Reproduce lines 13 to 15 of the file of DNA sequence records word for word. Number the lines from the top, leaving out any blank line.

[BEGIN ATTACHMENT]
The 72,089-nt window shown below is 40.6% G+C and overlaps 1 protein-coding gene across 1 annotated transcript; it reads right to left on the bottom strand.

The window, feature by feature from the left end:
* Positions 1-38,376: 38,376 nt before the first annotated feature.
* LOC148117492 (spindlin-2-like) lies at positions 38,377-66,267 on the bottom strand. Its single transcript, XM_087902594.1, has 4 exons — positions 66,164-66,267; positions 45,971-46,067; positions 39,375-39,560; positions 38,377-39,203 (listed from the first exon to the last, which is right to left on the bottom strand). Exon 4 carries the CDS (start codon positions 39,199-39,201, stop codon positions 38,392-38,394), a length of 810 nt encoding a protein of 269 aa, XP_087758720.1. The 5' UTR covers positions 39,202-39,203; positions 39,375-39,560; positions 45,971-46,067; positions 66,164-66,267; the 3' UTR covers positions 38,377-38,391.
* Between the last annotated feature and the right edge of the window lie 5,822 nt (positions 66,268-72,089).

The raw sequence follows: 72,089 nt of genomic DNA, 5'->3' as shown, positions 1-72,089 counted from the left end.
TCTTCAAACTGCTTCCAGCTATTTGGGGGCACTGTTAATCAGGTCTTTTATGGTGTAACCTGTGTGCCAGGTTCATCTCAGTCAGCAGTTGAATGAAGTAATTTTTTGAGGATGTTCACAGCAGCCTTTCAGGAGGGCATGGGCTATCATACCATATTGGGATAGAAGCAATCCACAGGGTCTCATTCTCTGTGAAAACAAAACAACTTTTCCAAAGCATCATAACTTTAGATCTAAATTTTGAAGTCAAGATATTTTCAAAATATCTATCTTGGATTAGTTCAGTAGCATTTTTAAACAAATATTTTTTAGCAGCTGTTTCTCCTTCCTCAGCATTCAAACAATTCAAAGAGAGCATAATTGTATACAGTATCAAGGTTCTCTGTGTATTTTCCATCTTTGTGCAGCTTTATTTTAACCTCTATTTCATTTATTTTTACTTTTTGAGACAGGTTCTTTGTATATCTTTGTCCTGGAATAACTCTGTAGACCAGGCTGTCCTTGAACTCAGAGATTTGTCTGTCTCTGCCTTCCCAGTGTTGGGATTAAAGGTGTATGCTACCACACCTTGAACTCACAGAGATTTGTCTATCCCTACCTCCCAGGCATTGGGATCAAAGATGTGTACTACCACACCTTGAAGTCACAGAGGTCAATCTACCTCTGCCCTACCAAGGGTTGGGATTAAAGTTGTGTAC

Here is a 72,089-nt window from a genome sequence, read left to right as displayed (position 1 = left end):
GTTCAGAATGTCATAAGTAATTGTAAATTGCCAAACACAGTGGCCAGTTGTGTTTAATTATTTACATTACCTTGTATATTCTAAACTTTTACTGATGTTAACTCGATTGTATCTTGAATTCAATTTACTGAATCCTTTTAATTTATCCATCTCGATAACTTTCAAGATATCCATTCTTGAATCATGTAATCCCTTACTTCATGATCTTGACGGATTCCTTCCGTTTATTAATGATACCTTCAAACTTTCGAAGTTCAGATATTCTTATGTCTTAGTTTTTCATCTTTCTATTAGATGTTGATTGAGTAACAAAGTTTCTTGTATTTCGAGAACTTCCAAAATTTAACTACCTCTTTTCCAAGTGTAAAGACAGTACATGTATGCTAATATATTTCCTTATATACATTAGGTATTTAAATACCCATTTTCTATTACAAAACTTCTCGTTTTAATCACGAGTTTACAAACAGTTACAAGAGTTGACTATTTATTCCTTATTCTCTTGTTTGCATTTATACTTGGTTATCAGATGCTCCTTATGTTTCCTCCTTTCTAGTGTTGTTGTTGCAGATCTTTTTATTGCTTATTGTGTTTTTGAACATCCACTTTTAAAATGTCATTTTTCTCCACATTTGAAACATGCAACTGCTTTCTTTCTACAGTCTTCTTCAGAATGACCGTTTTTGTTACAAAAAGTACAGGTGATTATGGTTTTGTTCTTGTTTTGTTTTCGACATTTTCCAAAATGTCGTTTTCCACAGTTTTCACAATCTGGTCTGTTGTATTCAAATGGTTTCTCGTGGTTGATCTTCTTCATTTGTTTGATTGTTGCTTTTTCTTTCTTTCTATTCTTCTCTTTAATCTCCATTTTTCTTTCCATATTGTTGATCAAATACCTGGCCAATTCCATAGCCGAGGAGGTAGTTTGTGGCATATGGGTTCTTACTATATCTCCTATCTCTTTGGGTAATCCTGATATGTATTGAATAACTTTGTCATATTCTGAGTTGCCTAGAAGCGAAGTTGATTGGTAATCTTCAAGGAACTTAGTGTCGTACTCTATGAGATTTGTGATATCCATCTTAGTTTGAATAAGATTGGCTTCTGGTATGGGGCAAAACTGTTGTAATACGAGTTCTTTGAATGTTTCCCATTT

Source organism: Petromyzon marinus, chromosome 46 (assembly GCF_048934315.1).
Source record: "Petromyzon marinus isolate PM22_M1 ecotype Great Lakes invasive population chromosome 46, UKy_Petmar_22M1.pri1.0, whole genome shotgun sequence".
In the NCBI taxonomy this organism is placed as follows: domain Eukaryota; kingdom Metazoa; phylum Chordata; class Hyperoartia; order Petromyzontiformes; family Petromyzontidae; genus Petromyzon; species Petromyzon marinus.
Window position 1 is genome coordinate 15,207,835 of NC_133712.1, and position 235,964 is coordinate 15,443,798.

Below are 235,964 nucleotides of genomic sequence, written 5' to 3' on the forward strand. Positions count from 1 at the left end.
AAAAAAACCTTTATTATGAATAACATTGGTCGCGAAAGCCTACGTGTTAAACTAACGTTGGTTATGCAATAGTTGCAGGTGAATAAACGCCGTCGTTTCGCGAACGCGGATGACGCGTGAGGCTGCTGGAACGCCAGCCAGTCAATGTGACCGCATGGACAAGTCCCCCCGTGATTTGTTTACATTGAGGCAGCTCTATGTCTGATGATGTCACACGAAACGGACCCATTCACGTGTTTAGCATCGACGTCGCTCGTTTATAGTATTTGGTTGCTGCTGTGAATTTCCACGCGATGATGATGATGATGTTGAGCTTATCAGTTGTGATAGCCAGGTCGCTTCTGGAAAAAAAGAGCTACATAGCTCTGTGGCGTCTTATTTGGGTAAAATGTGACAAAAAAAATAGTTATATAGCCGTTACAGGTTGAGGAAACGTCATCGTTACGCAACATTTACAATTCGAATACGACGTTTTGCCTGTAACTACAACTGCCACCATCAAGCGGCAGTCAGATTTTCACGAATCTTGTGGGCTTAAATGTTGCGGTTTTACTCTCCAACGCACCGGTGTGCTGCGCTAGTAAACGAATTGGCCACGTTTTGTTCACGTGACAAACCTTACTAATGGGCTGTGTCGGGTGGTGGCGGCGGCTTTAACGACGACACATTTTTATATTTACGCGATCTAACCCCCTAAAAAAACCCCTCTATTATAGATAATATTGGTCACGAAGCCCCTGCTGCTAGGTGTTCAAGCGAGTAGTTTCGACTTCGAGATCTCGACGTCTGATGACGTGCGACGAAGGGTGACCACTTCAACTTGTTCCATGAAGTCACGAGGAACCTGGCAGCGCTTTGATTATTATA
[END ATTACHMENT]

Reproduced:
Window position 1 is genome coordinate 15,207,835 of NC_133712.1, and position 235,964 is coordinate 15,443,798.

Below are 235,964 nucleotides of genomic sequence, written 5' to 3' on the forward strand. Positions count from 1 at the left end.
AAAAAAACCTTTATTATGAATAACATTGGTCGCGAAAGCCTACGTGTTAAACTAACGTTGGTTATGCAATAGTTGCAGGTGAATAAACGCCGTCGTTTCGCGAACGCGGATGACGCGTGAGGCTGCTGGAACGCCAGCCAGTCAATGTGACCGCATGGACAAGTCCCCCCGTGATTTGTTTACATTGAGGCAGCTCTATGTCTGATGATGTCACACGAAACGGACCCATTCACGTGTTTAGCATCGACGTCGCTCGTTTATAGTATTTGGTTGCTGCTGTGAATTTCCACGCGATGATGATGATGATGTTGAGCTTATCAGTTGTGATAGCCAGGTCGCTTCTGGAAAAAAAGAGCTACATAGCTCTGTGGCGTCTTATTTGGGTAAAATGTGACAAAAAAAATAGTTATATAGCCGTTACAGGTTGAGGAAACGTCATCGTTACGCAACATTTACAATTCGAATACGACGTTTTGCCTGTAACTACAACTGCCACCATCAAGCGGCAGTCAGATTTTCACGAATCTTGTGGGCTTAAATGTTGCGGTTTTACTCTCCAACGCACCGGTGTGCTGCGCTAGTAAACGAATTGGCCACGTTTTGTTCACGTGACAAACCTTACTAATGGGCTGTGTCGGGTGGTGGCGGCGGCTTTAACGACGACACATTTTTATATTTACGCGATCTAACCCCCTAAAAAAACCCCTCTATTATAGATAATATTGGTCACGAAGCCCCTGCTGCTAGGTGTTCAAGCGAGTAGTTTCGACTTCGAGATCTCGACGTCTGATGACGTGCGACGAAGGGTGACCACTTCAACTTGTTCCATGAAGTCACGAGGAACCTGGCAGCGCTTTGATTATTATA